The Serpent’s Kiss
By Angelina Pino
Taylor jumped back when it was only Caleb to open the door for her. Her fist nearly clonked into his head. Lea had said she might end her shift early tonight and go home right after. Sorry to cut the sleepover short, she had said, but Taylor understood. Taylor felt bad for Lea and Adair, but she knew they would get over what they needed in order to get back to the fun pair they’d been. Taylor hadn’t told Lea, but she had foreseen her fate, and it was too wound into Adair’s for them to not be together. Soulmates in the strictest sense of the word, indeed. But when Lea had begrudgingly admitted earlier how she felt around him, she’d needed to do a soulmate spell to see if her intuition on those two was right.
“I thought she was home with you. Sorry, I didn’t mean to scare you. Maybe she decided to make it a longer hunt this time,” Taylor stammered, blushing at worrying Caleb for nothing. It was still the latest talk of the town.
Caleb arched a brow at her, but there was a strange look of amusement on his face all the same.
“There’s too much going on this weekend to keep track of with you kids,” he chuckled. “I forgot there was a full moon this weekend. Looks like Lea must have too. She told me she was sleeping over at your place tonight.” He peeked around her again, this time looking for someone in a car or someone, then back at her. “Did you walk here by yourself?”
Taylor’s face showed she understood the implication of that question. “It’s not that dark and I can handle myself. A couple blocks actually isn’t that far from here.” She shrugged. How had Caleb managed all those kids he’d been known for handling? He was too easy to deal with, and maybe that was it? No matter, Lea had certainly gotten lucky for him to take her in. That was for sure.
Caleb nodded along. “I know you girls can, but if you want to stay and wait until Lea gets back, that’s fine. There’s leftover pizza in the fridge if you want anything.” He moved aside to let her in in case she decided to wait. Taylor walked in just as Caleb’s phone went off. They stared at each other when they saw it was Lea’s number on the small screen.
Meanwhile, Adair’s ankle was throbbing with a dull yet obnoxious pain. He never figured Missouri would have snakes, let alone in small woods like these. But, when he’d stepped out to cross the clearing for an impromptu search party after that sound, something had hissed that had been snake-like in sound. After the shock wore off, he pulled himself up from where he’d landed on his ass, bounced off it staring stupidly at the sky, and pulled up the pants leg he’d been bitten through. Two large holes stared back at him. Two large holes rimmed red in their bite but not bleeding. He moved his feet and then leg and thigh to see if it was still working. Putting a hand on the ground, he used his weight to pull himself up. He kept weight off that leg as he spread it to the other one and held his eye on the ground for any movement. It was in that moment a ringing sounded through his ears. Sweat started to bead from the top of his forehead, and soon his vision was swimming in stars. He tried to shake his now damp hair out of his face, but that proved to be a mistake. His eyes rolled back into his head, and the last thing he saw before he passed out was a twelve-foot long ball python staring back at him, black eyes flashing to yellow-gold, before, in another second, a naked Lea was in its place and the snake was gone.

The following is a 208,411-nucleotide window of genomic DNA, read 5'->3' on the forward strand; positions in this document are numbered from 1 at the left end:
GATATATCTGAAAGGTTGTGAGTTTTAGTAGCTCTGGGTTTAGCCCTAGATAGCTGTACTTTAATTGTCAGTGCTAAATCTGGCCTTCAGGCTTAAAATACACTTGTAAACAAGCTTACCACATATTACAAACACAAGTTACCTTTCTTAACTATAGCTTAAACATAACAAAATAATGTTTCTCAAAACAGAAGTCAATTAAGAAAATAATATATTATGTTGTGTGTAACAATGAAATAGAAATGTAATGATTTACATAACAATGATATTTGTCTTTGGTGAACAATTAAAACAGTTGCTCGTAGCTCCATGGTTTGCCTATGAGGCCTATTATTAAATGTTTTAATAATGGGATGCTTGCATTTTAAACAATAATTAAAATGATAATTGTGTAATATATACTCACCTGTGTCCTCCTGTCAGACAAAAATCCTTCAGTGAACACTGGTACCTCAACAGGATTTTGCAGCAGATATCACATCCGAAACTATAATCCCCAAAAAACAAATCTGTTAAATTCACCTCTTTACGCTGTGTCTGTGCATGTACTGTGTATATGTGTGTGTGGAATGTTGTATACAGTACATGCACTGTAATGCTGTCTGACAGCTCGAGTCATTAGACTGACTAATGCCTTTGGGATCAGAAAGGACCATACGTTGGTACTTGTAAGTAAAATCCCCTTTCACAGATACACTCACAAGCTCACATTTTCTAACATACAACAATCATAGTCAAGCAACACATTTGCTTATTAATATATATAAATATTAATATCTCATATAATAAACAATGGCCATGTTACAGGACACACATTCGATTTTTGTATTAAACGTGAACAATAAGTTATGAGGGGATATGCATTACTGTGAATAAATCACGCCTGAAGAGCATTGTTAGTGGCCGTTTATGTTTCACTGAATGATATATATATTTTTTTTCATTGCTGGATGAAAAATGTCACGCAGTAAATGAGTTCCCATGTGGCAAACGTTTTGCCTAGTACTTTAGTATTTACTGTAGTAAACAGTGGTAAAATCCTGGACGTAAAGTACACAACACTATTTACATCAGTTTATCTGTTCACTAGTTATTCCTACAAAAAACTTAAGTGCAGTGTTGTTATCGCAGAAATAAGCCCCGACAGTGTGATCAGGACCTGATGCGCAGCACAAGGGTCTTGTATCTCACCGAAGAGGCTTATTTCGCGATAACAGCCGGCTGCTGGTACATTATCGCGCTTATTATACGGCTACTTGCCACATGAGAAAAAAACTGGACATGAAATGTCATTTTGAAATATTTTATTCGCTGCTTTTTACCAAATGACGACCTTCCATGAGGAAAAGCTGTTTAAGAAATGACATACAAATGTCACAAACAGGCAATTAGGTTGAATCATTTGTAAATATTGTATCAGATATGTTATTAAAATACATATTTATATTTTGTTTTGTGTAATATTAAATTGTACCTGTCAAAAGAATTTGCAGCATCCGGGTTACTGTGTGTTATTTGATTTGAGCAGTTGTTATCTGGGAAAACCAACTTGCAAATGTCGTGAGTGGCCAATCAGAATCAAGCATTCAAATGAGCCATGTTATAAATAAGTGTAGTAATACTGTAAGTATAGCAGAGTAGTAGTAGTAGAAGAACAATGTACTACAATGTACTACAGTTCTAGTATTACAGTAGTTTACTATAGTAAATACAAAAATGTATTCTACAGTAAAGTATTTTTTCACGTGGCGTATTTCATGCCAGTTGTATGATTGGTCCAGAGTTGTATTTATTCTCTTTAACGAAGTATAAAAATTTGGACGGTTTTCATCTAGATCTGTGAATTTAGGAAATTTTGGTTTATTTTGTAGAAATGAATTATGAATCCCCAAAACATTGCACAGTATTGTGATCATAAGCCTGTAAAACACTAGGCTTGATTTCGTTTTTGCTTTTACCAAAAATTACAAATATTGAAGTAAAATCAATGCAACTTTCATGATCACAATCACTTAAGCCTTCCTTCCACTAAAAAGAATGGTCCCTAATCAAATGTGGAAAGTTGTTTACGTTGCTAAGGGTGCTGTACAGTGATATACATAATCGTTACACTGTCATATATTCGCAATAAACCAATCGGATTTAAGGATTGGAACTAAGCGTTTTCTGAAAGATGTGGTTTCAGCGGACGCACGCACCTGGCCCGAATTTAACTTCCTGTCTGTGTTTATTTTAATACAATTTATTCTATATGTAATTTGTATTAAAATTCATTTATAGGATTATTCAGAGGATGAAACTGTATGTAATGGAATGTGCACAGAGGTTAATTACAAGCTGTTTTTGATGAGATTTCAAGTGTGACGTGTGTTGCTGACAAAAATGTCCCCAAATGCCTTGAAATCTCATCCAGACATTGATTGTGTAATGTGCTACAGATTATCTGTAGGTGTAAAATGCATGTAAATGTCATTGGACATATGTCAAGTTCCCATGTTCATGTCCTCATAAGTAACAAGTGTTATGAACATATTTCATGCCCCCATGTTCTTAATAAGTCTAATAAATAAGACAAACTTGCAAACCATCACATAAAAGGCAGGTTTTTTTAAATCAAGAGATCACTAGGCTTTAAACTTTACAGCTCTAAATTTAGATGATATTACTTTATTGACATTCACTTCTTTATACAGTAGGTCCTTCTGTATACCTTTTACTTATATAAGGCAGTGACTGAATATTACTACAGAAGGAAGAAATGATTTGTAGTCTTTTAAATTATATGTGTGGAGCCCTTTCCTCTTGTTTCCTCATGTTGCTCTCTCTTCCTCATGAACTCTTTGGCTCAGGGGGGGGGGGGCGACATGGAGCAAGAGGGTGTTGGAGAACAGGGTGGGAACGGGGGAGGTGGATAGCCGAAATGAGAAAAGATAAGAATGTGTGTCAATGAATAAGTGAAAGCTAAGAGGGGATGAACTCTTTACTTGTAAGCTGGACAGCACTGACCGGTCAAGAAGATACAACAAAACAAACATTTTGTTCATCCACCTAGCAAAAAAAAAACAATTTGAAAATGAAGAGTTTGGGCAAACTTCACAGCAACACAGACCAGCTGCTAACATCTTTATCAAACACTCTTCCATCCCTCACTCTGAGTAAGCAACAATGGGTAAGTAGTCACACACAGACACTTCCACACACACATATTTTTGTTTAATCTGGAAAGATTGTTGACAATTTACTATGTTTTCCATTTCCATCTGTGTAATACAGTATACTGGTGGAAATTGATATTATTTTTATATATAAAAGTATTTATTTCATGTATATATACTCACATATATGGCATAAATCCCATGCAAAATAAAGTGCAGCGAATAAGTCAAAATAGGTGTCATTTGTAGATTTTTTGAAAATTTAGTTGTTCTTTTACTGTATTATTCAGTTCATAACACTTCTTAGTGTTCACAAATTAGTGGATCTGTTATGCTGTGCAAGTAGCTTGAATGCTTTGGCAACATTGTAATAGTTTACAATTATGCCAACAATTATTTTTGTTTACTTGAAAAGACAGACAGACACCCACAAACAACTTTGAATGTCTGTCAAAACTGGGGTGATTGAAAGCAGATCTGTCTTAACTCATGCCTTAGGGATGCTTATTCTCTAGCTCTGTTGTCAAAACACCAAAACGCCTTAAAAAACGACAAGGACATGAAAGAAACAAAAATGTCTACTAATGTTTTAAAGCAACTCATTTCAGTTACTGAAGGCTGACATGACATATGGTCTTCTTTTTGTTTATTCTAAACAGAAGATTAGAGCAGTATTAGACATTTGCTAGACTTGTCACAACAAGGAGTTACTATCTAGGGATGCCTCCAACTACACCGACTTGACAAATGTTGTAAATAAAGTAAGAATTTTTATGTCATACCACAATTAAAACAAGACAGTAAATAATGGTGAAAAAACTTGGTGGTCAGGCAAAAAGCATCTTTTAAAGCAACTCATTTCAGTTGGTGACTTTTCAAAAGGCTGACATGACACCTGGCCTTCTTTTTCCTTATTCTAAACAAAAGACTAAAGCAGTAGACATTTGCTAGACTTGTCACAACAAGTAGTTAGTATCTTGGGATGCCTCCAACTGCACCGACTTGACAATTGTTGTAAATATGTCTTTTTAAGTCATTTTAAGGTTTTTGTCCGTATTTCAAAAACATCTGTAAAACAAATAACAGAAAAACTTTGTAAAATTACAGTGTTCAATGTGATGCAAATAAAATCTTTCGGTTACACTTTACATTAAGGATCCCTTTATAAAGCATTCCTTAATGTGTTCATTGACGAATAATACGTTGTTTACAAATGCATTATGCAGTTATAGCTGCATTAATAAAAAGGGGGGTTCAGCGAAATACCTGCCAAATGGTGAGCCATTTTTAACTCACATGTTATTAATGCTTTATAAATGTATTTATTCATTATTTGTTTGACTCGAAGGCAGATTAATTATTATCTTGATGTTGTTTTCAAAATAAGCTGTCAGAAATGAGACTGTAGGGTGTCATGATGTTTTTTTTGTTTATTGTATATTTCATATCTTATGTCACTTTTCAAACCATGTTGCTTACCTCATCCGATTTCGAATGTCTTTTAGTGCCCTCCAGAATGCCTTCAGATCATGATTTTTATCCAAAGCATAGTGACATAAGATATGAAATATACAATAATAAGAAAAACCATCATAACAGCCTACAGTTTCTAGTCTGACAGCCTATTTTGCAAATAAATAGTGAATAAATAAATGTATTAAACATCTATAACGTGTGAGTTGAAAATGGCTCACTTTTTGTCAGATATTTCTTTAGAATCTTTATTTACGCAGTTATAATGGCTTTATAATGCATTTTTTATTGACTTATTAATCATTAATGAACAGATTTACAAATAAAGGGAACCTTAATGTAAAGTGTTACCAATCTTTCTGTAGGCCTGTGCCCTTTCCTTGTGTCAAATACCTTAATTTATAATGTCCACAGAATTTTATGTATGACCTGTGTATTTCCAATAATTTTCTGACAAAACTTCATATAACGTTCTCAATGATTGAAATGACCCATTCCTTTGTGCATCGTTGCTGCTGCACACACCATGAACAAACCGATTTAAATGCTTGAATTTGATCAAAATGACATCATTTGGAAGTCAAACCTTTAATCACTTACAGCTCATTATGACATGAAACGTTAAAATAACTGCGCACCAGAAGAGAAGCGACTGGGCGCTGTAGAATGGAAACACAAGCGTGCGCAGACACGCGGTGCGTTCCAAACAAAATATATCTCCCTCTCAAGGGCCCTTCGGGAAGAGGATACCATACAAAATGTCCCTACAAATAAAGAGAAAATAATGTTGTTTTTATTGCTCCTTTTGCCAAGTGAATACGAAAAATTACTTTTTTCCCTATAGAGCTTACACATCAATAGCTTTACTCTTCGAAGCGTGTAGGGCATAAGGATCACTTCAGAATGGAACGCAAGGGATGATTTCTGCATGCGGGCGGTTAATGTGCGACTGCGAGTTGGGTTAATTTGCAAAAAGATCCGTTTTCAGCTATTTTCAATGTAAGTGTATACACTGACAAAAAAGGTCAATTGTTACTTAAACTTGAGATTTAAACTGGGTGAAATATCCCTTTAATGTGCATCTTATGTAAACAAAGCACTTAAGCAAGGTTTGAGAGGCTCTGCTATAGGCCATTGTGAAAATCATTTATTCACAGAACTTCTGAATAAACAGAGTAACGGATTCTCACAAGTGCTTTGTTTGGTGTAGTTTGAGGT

The only way Lea, as the snake she currently was, could tell Adair to stay back was either by hissing, or, apparently, biting. But now she was almost too pleased with herself, and that had her using her beta energies to force herself back to human form as she ran over to Adair. No, no, no, no, no, Lea thought. Werenakes didn’t work like the majority of lycanthropes. They had selective biting, and while she was mad at herself for biting him, she thanked the stars her metaphysical snake-self had had its eyes on him from day one. Even if that did sound sick to her human mind, she knew she must turn him as soon as she had struck him. Though she was going out of her mind in fear and shock, she knew he was hers. Still, the conclusion of the snake bite, like any other, was a toss-up. He could die in the next twenty-four hours, and the fever she could feel emanating from him was just a reaction to the lycan bite—not a definite sign he would live through to see even his first full moon. She sobbed as a nagging voice in the back of her mind reminded her that maybe she had just done him a favor and saved him from a legacy he would be torn against. Shuddering, she got up, ran to her space where she had her clothes and phone, and hurriedly dressed as she called Caleb.
“Lea?” He answered on the first ring, and she could hear Taylor’s voice in the background. She made a mental note to herself to curse those witchy powers. How had she known her snake would do this before her? “What’s wrong?” She was panting between sobs as she caught her breath, having called before thinking to collect herself.
“I, I, I… I bit Adai-” She was interrupted by a chorus.
“You what?!” “She what?” From Caleb and Taylor respectively.
“I’ll explain later, but right now the next 24 hours are his… can you pick us up at the back entrance to the woods?” Lea asked.
Caleb agreed, and they hung up, Lea shoving the flip-phone back in her pocket and turning back to Adair. She carried him through the woods as if he weighed nothing, and she paid attention to nothing—not even the sound of a scurrying mouse in her wake. It was as if even the woods knew the gravity of their new situation.